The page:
There are 5 levels of autonomy generally accepted within automotive and off-road equipment engineering circles. The highest level is reached when a machine operates with full autonomy, going anywhere and doing anything an experienced human operator can currently achieve.

“People ask me when we’ll see Level 5 automation in agriculture,” Sabanto founder and CEO Craig Rupp says. “I tell them, we’re doing it now.” 

Sabanto started building its first autonomy kit in late 2019. Now, after closing on a $17 million series A funding round in August 2022, the swarming farm autonomy company has accelerated the process of bringing its product to the marketplace.

What does it take for a small startup company to reach the highest level of autonomy in such a short amount of time? We reached out to Rupp and set up a meeting with his top employee to find out.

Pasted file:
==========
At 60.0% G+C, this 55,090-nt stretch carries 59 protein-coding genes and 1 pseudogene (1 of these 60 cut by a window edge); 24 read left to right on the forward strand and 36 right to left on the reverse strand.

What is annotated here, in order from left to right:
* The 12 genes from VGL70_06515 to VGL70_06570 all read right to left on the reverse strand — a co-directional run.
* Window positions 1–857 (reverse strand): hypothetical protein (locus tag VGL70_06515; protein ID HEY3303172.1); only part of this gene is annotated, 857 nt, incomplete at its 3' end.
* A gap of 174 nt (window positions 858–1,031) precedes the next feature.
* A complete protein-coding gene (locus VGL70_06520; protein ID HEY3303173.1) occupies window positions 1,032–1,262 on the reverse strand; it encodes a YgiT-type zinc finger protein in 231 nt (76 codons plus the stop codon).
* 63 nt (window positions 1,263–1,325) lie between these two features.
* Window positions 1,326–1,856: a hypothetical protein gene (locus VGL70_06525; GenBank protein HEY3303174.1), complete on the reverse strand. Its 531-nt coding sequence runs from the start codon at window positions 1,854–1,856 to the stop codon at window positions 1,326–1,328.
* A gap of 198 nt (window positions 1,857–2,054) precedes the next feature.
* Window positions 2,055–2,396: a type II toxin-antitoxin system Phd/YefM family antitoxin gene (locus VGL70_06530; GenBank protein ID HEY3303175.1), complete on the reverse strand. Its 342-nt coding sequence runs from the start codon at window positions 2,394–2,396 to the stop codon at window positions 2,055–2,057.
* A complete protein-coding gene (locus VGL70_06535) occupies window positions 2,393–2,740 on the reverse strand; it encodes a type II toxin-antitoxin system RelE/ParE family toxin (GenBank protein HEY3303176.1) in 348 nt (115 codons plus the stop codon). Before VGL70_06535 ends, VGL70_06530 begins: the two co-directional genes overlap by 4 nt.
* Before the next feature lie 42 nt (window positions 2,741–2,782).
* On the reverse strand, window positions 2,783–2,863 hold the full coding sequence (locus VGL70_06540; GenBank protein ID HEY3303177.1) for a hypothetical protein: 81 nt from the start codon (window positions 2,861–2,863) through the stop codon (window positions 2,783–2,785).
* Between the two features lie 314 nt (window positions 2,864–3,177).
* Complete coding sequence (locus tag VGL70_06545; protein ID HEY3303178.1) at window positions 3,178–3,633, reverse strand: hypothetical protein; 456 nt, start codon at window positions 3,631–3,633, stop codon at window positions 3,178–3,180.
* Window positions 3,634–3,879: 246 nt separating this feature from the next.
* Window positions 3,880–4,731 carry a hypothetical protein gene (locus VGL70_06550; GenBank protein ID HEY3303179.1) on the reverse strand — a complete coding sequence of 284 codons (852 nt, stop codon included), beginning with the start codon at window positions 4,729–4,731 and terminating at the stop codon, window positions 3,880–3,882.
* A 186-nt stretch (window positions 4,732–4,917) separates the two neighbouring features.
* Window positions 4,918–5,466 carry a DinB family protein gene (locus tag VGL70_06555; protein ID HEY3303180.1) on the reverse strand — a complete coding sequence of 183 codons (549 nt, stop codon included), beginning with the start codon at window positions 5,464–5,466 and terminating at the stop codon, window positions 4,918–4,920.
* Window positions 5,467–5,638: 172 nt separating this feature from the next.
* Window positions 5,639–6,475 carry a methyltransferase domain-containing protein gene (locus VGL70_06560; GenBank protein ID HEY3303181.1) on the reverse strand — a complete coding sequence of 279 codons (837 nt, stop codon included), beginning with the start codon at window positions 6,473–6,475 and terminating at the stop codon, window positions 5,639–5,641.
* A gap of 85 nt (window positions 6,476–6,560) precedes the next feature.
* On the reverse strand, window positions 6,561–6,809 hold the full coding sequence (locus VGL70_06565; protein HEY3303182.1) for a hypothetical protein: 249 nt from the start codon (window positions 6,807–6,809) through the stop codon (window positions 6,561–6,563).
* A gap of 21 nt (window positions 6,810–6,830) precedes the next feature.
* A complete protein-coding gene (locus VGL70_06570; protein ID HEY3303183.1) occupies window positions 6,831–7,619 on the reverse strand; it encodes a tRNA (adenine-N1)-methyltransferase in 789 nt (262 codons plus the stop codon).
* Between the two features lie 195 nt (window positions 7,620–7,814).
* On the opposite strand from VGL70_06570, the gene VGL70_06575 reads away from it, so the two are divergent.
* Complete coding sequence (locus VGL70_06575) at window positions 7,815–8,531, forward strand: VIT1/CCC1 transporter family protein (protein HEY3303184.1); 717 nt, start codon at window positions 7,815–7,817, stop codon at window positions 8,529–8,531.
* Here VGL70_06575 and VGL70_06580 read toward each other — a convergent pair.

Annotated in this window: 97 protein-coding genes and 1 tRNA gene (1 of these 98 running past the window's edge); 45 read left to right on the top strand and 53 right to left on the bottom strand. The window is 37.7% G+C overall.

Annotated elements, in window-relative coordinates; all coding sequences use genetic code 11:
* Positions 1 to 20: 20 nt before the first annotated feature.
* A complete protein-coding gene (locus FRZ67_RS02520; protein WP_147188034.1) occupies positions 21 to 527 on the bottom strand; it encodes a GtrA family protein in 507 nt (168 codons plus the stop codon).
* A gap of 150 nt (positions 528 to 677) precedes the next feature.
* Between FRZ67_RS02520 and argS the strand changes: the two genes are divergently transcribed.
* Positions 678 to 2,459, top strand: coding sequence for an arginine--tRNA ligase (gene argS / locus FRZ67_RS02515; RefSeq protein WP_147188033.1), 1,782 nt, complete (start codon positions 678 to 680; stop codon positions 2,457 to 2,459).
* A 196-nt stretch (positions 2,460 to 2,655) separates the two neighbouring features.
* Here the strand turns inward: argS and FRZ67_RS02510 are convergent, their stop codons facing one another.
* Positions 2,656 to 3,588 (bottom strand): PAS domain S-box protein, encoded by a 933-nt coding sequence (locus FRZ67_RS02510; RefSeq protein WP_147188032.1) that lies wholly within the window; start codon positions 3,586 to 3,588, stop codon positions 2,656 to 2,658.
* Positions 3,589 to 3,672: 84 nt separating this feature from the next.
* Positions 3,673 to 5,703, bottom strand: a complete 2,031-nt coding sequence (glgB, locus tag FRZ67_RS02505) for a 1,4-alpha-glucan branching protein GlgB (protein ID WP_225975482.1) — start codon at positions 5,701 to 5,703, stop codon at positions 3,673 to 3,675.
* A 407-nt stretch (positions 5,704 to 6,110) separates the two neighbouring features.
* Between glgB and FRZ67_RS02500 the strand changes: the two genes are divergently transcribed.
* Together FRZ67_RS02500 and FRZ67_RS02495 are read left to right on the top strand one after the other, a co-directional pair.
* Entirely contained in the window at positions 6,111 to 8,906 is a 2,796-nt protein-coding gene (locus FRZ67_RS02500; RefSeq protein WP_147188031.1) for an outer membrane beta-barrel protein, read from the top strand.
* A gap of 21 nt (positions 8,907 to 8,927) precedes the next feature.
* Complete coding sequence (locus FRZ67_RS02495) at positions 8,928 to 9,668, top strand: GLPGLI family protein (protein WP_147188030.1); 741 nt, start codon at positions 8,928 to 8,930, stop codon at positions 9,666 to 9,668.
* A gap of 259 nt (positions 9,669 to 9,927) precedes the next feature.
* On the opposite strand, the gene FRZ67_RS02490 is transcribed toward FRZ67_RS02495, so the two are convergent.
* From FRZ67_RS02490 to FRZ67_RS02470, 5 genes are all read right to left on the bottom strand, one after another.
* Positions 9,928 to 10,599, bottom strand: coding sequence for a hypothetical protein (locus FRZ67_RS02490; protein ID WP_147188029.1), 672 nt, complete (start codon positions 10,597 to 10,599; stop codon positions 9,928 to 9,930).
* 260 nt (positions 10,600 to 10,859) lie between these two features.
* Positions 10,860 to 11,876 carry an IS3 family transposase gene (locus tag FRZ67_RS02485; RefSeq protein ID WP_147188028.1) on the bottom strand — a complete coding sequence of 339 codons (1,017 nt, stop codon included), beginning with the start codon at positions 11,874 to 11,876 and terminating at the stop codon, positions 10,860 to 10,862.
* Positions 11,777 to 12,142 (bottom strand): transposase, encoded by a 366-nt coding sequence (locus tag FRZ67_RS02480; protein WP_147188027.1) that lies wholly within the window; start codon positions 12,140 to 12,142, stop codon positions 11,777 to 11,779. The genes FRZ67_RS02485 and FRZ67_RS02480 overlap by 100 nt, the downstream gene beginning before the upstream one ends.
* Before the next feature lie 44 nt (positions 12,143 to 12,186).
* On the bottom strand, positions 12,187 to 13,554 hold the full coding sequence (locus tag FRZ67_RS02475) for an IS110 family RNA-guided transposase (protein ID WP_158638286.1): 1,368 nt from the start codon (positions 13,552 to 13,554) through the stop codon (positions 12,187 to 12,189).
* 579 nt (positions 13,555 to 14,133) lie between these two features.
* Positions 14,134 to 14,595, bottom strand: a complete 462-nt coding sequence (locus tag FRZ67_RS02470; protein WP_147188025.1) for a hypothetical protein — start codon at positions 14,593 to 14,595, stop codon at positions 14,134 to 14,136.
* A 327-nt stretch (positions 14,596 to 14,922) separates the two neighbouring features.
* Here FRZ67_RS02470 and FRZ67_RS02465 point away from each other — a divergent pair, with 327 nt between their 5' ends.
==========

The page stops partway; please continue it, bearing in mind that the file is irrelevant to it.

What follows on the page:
4:00 a.m.

It’s the Friday before Thanksgiving and I’m wide awake 3 hours earlier than usual, preparing to make the 5.5 hour drive from Brookfield, Wis., to Ames, Iowa, for our Day in the Cab visit with Sabanto Vice President of Product Cory Spaetti. 

Once the first cup of coffee kicks in, it’s hard to contain my nervous excitement for the day, not only because it’s my first big assignment as a Precision Farming Dealer editor (no pressure!), but it’s a rare opportunity to go inside the company our sources have been telling us to “keep an eye on” for quite some time.  

7:15 a.m.

About halfway through the drive I stop at an exit for my second cup of coffee. I pull up Sabanto’s website on my phone for some last-minute research while waiting in the drive-thru line. Other than a 17-word mission statement and a team roster with a brief quote listed under each person’s name (“AARR, I’m a pirate” pops up when you drag the cursor over CEO Craig Rupp), there isn’t a whole lot of information to be found, adding even more intrigue to the adventure ahead.   

Read the full article on the Precision Farming Dealer website here.